Watch: First people start queuing for Queen's lying in state in London
After spending a night on public view at St Giles' Cathedral in Edinburgh, the casket will be taken to Edinburgh Airport at 5pm and then flown to RAF Northolt in west London on an RAF Globemaster C-17 flight, accompanied by the Princess Royal and her husband, Vice Admiral Sir Tim Laurence.
It is expected to land at 6.55pm and, from there, it will be taken to Buckingham Palace, accompanied by Anne and Vice-Admiral Sir Tim, where it will be met by King Charles and the Queen Consort, along with the Prince and Princess of Wales.
It will stay there overnight ahead of a period of 'Lying-in-State'. During the Lying-in-State period, the Queen’s closed coffin rests on a raised platform called a catafalque and members of the public will file past to pay their respects.
Some people already started queuing for the Queen's lying in state two days early, with the public warned to expect long queues.
Where will the Queen's Lying-in-State be?
On Wednesday, a ceremonial procession will transport the coffin from Buckingham Palace to Westminster Hall, beginning at 2:22pm.
It will proceed along The Mall, Horse Guards Road, across Horse Guards Parade and onto Whitehall to Parliament Square and into the Palace of Westminster.
The Queen will then Lie-in-State at the Palace of Westminster from Wednesday (14 September) until her funeral on Monday, 19 September.
Who was the last person to lie in state?
The last person to lie in state in the UK was the Queen Mother in 2002, following her death on 30 March 2002.
The Queen Mother lay in state for three days in Westminster Hall, with around 200,000 estimated to have attended to pay their respects.
Her funeral was held in Westminster Abbey on 9 April 2002.
Can I watch the Lying-in-State procession?
The Lying-in-State procession will be broadcast on national television and radio but you can also watch it in person at special viewing areas along the route and also on large screens in Hyde Park.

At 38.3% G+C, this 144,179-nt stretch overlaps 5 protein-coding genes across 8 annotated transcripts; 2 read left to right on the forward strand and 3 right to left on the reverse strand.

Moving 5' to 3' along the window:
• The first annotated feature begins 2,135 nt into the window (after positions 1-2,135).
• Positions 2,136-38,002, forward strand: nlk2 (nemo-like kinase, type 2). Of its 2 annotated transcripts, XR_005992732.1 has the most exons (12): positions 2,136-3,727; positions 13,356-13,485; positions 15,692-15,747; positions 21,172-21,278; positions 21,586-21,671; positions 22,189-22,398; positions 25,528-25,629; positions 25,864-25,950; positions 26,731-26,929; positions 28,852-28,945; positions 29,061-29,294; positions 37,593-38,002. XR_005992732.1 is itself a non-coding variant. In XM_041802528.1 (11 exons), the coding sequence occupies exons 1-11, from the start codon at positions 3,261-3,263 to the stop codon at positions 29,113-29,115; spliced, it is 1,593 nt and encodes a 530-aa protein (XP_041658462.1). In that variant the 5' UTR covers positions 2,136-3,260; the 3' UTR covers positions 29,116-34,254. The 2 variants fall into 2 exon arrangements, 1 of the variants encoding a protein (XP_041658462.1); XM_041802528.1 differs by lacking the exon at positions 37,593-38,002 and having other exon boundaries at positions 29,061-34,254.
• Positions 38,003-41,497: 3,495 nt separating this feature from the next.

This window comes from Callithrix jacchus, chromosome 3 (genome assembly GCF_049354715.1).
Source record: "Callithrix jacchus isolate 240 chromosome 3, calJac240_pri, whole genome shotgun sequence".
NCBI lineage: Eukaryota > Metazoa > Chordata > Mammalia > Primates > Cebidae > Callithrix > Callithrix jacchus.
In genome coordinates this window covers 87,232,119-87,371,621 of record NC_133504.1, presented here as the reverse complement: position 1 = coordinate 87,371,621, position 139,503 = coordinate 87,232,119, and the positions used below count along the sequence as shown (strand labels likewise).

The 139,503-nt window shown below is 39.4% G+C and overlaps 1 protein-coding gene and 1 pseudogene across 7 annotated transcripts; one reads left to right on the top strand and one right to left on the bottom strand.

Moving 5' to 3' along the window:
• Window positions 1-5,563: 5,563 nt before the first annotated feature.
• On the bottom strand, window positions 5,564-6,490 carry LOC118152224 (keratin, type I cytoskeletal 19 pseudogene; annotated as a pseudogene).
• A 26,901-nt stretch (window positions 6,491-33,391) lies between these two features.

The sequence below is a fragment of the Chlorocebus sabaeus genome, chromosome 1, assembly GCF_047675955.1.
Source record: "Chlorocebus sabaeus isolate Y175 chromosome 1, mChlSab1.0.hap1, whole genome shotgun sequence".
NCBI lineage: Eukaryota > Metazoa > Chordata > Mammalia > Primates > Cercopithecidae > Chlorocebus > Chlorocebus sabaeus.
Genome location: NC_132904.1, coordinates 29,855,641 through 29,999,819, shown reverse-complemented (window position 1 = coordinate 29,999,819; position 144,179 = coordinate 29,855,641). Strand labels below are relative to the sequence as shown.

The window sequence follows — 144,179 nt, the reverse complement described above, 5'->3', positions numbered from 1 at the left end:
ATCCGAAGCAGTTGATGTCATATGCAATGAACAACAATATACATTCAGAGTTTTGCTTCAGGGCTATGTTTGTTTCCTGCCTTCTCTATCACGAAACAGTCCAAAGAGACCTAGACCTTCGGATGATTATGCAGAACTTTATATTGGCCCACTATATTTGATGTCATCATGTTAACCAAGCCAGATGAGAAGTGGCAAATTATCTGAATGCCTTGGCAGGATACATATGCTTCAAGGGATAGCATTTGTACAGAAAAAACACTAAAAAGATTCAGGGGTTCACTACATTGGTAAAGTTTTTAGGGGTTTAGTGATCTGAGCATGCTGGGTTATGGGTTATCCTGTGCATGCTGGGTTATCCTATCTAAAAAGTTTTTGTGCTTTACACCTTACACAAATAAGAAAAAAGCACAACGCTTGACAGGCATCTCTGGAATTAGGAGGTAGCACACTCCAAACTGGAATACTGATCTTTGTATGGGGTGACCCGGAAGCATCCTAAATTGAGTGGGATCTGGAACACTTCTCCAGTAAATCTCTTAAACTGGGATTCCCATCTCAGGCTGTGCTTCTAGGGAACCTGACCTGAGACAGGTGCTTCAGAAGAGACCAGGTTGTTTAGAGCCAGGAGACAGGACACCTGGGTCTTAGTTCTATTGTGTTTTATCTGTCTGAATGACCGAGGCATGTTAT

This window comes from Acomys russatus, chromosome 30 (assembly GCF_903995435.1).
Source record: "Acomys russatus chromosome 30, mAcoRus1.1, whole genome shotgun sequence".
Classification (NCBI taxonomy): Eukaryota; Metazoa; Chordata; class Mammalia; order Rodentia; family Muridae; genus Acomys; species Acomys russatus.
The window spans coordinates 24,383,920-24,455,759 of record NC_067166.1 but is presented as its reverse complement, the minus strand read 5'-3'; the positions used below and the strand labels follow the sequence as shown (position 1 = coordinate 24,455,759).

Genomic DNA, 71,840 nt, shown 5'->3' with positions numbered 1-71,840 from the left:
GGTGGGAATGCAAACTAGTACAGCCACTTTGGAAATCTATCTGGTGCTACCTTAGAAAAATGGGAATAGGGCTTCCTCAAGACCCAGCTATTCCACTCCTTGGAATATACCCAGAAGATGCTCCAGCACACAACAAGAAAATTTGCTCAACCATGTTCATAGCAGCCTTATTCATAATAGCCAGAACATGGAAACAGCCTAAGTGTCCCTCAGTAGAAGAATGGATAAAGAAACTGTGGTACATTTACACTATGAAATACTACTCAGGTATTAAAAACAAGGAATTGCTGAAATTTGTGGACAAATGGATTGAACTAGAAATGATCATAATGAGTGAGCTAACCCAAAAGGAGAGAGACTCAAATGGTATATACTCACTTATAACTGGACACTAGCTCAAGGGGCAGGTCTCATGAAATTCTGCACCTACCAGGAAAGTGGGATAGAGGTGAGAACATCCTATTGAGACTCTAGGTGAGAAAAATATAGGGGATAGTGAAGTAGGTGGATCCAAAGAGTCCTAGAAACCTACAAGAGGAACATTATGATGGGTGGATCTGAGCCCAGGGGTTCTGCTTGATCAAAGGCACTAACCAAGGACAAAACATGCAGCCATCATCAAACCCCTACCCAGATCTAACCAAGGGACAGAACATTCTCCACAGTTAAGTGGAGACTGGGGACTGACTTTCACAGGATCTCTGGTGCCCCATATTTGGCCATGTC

Viewing areas along the route of the procession will open at 11am on Wednesday (14 September). Large crowds are expected and people are advised that there will be queues.
The government has published a list of the viewing areas along with instructions and directions of how to access them.
A special screening site is also being set up in Hyde Park where the procession will be shown on large screens.
The Hyde Park screening site will also open at 11am on Wednesday (14 September).
What are the rules for visiting Westminster Hall?
The Lying-in-State at the Palace of Westminster opens to the public at 5pm on Wednesday (14 September) and will be open 24 hours a day until it closes at 6.30am on the day of her funeral.
Members of the public can attend the Lying-in-State where they will be able to file past her closed coffin as it sits on a raised platform and pay their respects.
There are various rules in place for people wanting to attend the Lying-in-State.
First visitors will have to go through airport-style security, with tight restrictions on what you can take with you.
Visitors can only take one small bag, smaller than 40cm x 30cm x 20cm, with one simple opening or zip, with them. so you can move quickly through the security check.
Certain items are banned from being taken in, including:
Flasks or water bottles except clear water bottles
Food and liquid of any kind; flowers or other tribute items including candles, soft toys and photographs
Sharp items; personal defence equipment or any object that could be used as a weapon
Paint sprays, padlocks, chains, climbing gear, and dangerous or hazardous items
Fireworks, smoke canisters, air-horns, flares, whistles, laser devices, and other items that could be used to cause a disturbance or noise.
Banners, placards, flags, advertising or marketing messages, and other similar items that could be used to cause a disturbance.
Coolers, hampers, sleeping bags, blankets, folding chairs and camping equipment.
Any other items as directed by security staff or police.
Government advice also urges visitors to "respect the dignity of this event and behave appropriately".
Visitors will have to remain silent while inside, and mobile phones have to be put on to silent.
People are not allowed to queue on behalf of others, which will be patrolled by stewards and police officers.
The government advice adds: "Antisocial or inappropriate behaviour (including queue-jumping, excessive consumption of alcohol or drunken behaviour) will not be tolerated and you will be removed from the queue."
Watch: Where and when can you see the Queen lying in state?
How long could the queues be?
Queues are expected to be "very long", with people planning to attend the Lying-in-State warned that they will need to stand "for many hours, possibly overnight".
Some people had already started queuing days before the Lying-in-State was set to start, with many travelling miles for the historic occasion.
People have also been reminded that there will be little chance to sit down as the queue will be continuously moving, with parents urged to think carefully before taking children.